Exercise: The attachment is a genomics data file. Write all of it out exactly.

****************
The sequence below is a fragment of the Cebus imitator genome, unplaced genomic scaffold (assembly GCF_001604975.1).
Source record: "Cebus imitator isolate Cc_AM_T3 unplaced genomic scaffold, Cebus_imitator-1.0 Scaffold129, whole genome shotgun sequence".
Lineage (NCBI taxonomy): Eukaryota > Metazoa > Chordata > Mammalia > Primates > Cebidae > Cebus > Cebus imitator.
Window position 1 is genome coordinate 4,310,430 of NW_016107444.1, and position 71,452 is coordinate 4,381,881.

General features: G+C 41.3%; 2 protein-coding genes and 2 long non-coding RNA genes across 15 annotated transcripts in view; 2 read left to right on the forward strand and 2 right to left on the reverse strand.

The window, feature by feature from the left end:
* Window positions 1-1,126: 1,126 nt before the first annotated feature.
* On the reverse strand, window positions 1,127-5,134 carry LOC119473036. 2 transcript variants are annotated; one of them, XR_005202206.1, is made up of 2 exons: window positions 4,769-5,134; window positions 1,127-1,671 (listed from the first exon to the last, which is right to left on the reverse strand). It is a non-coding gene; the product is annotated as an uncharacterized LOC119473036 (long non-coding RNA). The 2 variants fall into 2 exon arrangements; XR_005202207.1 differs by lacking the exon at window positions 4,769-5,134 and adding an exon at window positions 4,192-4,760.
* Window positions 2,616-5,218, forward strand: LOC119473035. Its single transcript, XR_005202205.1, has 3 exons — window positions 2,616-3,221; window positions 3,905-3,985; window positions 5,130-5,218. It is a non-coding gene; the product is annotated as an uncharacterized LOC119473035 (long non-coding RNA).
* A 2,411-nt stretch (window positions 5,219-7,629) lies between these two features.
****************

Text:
The sequence below is a fragment of the Cebus imitator genome, unplaced genomic scaffold (assembly GCF_001604975.1).
Source record: "Cebus imitator isolate Cc_AM_T3 unplaced genomic scaffold, Cebus_imitator-1.0 Scaffold129, whole genome shotgun sequence".
Lineage (NCBI taxonomy): Eukaryota > Metazoa > Chordata > Mammalia > Primates > Cebidae > Cebus > Cebus imitator.
Window position 1 is genome coordinate 4,310,430 of NW_016107444.1, and position 71,452 is coordinate 4,381,881.

General features: G+C 41.3%; 2 protein-coding genes and 2 long non-coding RNA genes across 15 annotated transcripts in view; 2 read left to right on the forward strand and 2 right to left on the reverse strand.

The window, feature by feature from the left end:
* Window positions 1-1,126: 1,126 nt before the first annotated feature.
* On the reverse strand, window positions 1,127-5,134 carry LOC119473036. 2 transcript variants are annotated; one of them, XR_005202206.1, is made up of 2 exons: window positions 4,769-5,134; window positions 1,127-1,671 (listed from the first exon to the last, which is right to left on the reverse strand). It is a non-coding gene; the product is annotated as an uncharacterized LOC119473036 (long non-coding RNA). The 2 variants fall into 2 exon arrangements; XR_005202207.1 differs by lacking the exon at window positions 4,769-5,134 and adding an exon at window positions 4,192-4,760.
* Window positions 2,616-5,218, forward strand: LOC119473035. Its single transcript, XR_005202205.1, has 3 exons — window positions 2,616-3,221; window positions 3,905-3,985; window positions 5,130-5,218. It is a non-coding gene; the product is annotated as an uncharacterized LOC119473035 (long non-coding RNA).
* A 2,411-nt stretch (window positions 5,219-7,629) lies between these two features.